Listening to the marching drums coming from the opening track of Django Django‘s self-titled debut album, we get the sneaking suspicion that this London-based quartet has got something to prove. And – without wanting to lose ourselves completely to chauvinism – with a band name that’s a nod to Belgian jazz manouche legend Django Reinhardt, they damn well better be. Regardless of a level of giftedness that allows them to lob a thirteen track album at us on which every single tune sounds effortlessly sewn together while remaining intriguing, this band embodies the highly anticipated deathblow to the hackneyed practice of labelling any instrumental music genre that isn’t pop, rock or metal, ‘indie’. Fact: Django Django overcomes this so-called mismatch between avant-garde and accessibility, with tracks driven by different kinds of drumming – from weird folky cajón to ethnic African – and mantra-like chanted lyrics. Django Django gets into our minds and our senses. The band’s steel guitars interweave with tambourines, cow bells and analog synths. Imagine Dick Dale and The Beach Boys jamming together in a kind of swamp-blues state of mind, and that’s about as far as you’ll get in defining what these true independents can squeeze out of their instruments.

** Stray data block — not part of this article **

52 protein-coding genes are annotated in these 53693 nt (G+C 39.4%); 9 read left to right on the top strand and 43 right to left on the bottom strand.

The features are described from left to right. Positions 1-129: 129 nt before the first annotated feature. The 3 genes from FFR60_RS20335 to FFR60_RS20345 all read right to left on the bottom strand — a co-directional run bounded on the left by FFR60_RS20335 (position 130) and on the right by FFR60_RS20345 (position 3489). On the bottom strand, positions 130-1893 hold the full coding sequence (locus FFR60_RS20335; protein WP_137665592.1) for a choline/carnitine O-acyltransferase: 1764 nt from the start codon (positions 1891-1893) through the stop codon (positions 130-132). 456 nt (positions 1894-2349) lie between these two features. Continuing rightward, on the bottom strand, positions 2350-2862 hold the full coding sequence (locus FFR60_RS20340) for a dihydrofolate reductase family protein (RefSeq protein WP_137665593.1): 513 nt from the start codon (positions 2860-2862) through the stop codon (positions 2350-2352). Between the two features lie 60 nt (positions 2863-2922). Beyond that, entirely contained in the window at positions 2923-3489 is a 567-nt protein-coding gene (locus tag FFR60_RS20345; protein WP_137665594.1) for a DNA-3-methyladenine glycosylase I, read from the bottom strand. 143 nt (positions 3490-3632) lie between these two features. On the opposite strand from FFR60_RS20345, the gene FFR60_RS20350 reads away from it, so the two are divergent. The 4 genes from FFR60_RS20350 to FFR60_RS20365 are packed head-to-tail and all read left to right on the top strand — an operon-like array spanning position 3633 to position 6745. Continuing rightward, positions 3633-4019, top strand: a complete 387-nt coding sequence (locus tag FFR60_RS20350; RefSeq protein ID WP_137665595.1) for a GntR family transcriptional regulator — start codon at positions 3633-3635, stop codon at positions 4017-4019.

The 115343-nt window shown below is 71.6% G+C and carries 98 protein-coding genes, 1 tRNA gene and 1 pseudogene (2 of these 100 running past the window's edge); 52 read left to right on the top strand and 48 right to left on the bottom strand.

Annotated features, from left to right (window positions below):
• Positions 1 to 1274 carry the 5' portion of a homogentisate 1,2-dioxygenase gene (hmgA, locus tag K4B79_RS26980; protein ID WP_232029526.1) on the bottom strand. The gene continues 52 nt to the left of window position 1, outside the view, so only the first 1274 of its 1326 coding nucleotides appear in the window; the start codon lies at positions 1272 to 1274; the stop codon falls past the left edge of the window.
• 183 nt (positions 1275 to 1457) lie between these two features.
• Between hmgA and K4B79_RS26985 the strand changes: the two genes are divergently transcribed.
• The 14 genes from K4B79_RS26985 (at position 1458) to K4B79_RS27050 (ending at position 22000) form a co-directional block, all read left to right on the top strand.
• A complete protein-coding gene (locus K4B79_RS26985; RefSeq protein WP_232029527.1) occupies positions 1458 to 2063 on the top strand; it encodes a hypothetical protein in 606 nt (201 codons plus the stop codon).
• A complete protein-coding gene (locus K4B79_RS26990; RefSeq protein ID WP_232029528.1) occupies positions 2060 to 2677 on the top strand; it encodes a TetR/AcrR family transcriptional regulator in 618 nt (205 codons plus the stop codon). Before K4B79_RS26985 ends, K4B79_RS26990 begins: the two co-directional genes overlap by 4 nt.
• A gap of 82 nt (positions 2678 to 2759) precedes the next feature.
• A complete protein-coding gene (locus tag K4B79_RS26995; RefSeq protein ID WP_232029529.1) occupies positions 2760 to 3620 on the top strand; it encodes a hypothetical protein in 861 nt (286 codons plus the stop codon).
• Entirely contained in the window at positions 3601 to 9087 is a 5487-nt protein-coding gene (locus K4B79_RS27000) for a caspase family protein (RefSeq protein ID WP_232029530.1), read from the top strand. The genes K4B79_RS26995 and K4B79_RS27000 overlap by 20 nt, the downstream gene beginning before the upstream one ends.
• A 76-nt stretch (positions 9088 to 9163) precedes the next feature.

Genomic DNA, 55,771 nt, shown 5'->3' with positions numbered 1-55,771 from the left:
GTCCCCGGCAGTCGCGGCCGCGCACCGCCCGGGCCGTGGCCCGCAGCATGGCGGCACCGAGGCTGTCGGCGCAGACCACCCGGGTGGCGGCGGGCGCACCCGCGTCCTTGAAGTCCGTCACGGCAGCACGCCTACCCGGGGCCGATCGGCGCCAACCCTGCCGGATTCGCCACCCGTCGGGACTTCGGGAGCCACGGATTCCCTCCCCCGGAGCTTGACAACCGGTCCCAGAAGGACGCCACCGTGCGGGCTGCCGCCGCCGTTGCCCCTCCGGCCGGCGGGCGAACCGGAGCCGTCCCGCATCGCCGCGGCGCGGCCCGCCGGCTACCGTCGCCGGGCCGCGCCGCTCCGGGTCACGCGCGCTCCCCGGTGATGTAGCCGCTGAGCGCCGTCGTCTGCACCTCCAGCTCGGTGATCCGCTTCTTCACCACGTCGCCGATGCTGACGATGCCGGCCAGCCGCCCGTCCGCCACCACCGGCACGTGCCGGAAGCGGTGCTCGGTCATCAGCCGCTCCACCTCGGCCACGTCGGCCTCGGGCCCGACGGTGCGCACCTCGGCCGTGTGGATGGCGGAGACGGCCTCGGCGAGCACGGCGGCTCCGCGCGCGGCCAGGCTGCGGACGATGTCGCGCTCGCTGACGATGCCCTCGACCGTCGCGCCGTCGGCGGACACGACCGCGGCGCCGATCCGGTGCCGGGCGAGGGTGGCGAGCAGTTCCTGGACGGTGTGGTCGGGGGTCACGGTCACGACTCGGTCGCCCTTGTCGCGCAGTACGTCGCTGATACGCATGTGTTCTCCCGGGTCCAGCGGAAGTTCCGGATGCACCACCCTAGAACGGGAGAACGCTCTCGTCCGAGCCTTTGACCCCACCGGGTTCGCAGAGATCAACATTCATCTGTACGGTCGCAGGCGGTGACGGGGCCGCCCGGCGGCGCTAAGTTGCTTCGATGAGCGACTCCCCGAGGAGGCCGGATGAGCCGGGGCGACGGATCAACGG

Django Django released their debut album ‘Django Django’ on Because Records in January 2012